For a festive twist, visualize a deep pink Christmas ornament twinkling against a backdrop of holiday lights. This playful imagery perfectly demonstrates the range of pinks that harmonize with the Deep Winter palette.
Deep Winter Color Palette
When curating a color palette for Deep Winter, the journey begins with a strong foundation of neutrals. Black and white naturally command attention in winter palettes, complemented by varying shades of deep gray and luminous silver. To add a touch of color without losing that neutral vibe, consider staples like midnight navy, olive, and espresso.
Moving into the realm of colors, a variety of deep reds and bold dark pinks stand out as excellent choices. In the yellow family, tones like mustard and honey work best. Greens range from oceanic shades to deeper forest greens, while the most flattering blues and purples are those of the deepest hues.
It’s worth noting that while each season has its color adaptations, some shades may prove challenging for Deep Winter. Warm reds, for example, often transform into burgundies, while some pinks may appear too orange for this palette. Pure yellows are typically too light, and purples that lean more toward blue are preferable over those with red undertones.
Lastly, there are hues that should be sidestepped altogether. Warm colors like orange and lime green tend to clash with Deep Winter’s unique complexion. Light pastels are generally not a match, whereas deep, bold colors like wine and royal purple often emerge as champions in a Deep Winter wardrobe.
Wardrobe Essentials for Deep and Cool Coloring
No matter your style or personal aesthetic, there are a few items that every woman should have in their wardrobe.
The basics of any wardrobe should be neutrals, and you could certainly choose the same neutrals. Layering similar shades of the same color will create a rich luxe look.
For those that enjoy a more colorful look, the basics are still appropriate, but fun and funky accessories in the blue, purple, green, and red color families will add interest.
Deep Winter Colors for the Whole Year
When venturing outside the Deep Winter palette, it’s advantageous to select from seasons that share similar characteristics. This approach allows you to resonate with the broader seasonal cycles—think embracing mustard hues in autumn—while still honoring your unique color profile.
For Deep Winter, the following borrowing recommendations work across the whole year.
In Spring, borrow colors from clear winter to embrace the brightness of spring.
In Summer, borrow carefully from cool winter to feel the freshness of the summer breeze
In Fall, have fun borrowing from your sister season Deep Autumn to get those perfect fall vibes.
In Winter, stick with any colors in the three winter seasons.
Choosing Prints for Deep Winter
When incorporating prints into a Deep Winter wardrobe, there are specific guidelines that make all the difference. In this section, we’ll unpack three key elements—color consistency, scale, and contrast level—that you should consider when selecting prints that are true to the Deep Winter aesthetic.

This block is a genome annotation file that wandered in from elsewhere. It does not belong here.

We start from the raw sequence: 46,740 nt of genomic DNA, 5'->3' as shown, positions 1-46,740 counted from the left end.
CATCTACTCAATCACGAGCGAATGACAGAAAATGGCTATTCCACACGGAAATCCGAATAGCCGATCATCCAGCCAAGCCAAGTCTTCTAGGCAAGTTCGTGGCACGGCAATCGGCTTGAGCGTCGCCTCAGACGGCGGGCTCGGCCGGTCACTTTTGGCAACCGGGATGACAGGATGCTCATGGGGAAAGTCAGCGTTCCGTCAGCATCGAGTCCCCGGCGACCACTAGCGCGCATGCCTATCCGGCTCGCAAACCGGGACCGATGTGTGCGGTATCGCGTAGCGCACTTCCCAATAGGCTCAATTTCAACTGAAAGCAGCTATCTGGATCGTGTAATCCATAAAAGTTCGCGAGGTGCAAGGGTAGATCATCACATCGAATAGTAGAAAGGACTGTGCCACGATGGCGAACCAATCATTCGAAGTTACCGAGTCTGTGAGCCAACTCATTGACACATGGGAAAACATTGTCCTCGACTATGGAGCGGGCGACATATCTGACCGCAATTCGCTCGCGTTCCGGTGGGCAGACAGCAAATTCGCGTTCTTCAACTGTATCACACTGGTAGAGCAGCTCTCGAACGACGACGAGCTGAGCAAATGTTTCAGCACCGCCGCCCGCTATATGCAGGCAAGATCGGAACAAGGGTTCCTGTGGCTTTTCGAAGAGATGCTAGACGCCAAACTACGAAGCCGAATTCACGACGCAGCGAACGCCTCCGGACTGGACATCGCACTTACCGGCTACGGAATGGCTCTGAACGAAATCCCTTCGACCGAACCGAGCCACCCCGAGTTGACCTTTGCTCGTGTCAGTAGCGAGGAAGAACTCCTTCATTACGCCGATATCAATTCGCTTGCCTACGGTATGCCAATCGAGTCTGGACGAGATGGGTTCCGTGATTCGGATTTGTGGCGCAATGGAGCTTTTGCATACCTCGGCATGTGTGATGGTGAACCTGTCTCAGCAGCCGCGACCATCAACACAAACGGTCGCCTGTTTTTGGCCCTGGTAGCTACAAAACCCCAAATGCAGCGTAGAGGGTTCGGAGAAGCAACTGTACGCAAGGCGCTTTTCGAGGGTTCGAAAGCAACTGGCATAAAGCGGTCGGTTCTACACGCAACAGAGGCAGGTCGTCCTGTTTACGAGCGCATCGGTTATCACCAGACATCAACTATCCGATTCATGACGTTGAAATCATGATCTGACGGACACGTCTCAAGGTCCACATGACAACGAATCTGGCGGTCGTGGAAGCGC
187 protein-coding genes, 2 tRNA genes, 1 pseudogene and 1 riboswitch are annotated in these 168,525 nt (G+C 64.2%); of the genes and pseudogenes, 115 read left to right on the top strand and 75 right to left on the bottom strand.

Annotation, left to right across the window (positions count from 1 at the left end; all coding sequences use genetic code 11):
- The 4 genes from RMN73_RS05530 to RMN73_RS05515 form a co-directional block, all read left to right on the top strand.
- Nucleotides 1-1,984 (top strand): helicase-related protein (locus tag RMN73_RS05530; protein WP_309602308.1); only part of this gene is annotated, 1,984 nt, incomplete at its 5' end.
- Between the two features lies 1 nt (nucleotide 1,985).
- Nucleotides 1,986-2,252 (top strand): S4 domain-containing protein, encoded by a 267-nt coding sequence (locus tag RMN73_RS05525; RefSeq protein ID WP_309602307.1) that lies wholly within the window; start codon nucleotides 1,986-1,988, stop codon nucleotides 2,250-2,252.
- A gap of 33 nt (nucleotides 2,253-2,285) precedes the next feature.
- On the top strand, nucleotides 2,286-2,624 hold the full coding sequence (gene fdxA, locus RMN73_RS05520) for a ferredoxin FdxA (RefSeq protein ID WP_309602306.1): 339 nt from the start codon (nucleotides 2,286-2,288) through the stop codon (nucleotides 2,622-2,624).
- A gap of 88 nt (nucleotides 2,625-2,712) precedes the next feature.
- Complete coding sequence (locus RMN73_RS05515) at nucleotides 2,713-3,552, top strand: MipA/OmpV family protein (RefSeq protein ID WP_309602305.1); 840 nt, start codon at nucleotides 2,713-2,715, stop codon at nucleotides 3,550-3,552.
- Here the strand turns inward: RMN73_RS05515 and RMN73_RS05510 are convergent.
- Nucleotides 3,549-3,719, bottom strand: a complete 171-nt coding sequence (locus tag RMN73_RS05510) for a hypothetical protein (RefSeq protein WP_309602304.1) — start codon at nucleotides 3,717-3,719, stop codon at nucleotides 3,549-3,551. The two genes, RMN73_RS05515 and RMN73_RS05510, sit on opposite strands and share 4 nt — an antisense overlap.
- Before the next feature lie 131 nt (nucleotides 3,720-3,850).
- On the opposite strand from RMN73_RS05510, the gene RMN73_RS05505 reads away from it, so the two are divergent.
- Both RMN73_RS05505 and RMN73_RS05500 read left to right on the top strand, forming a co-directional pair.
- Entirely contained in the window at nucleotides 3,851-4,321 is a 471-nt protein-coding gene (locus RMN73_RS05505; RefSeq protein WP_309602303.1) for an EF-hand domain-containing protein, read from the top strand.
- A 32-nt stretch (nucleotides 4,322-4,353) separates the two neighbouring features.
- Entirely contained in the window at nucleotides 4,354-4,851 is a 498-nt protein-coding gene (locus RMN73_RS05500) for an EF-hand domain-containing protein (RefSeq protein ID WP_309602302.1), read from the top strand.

- Color Consistency – The majority of colors in your prints should align with the deep, dark tones characteristic of the Deep Winter palette. Aim to have at least 90% of the colors in your print fall within this range. Deviating too far from these core colors can dilute the palette’s natural impact.
- Scale – Scale is another critical factor. Deep Winter thrives on bolder, larger prints that echo its inherent depth and richness. Small, micro-prints tend to get lost and don’t fully showcase the vivid, striking colors that are quintessential for Deep Winter.
- Contrast Level – While the overarching theme for Deep Winter is ‘dark,’ introducing pops of cool, bright colors can have a stunning effect. These vibrant accents serve to highlight and elevate the whole look, adding an extra layer of dimension without overwhelming the palette.
By adhering to these guidelines, you’ll find prints that not only complement but truly enhance the Deep Winter aesthetic.
Action Steps for Embracing Your Deep Winter Palette
- Identify Your Colors: Start by getting familiar with your Deep Winter color palette. Keep this palette easily accessible—either on your phone or printed out—for quick consultations while shopping.
- Purge Your Closet: Remove items that don’t align with your Deep Winter colors or don’t make you feel your best. Think about donating or reselling these pieces.
- Invest in Neutrals: Focus on key wardrobe staples in your best neutral colors, like black, deep grays, and midnight navy. These will serve as the foundation of your wardrobe.
- Choose Your Best Colors: Select 2-3 signature colors from your Deep Winter palette that resonate with you. Incorporate these to add variety to your capsule wardrobe.
- Plan Your Capsule: Following the 100 piece wardrobe framework, build a capsule wardrobe that centers on your chosen neutrals and accent colors. Aim for pieces that are versatile and cohesive.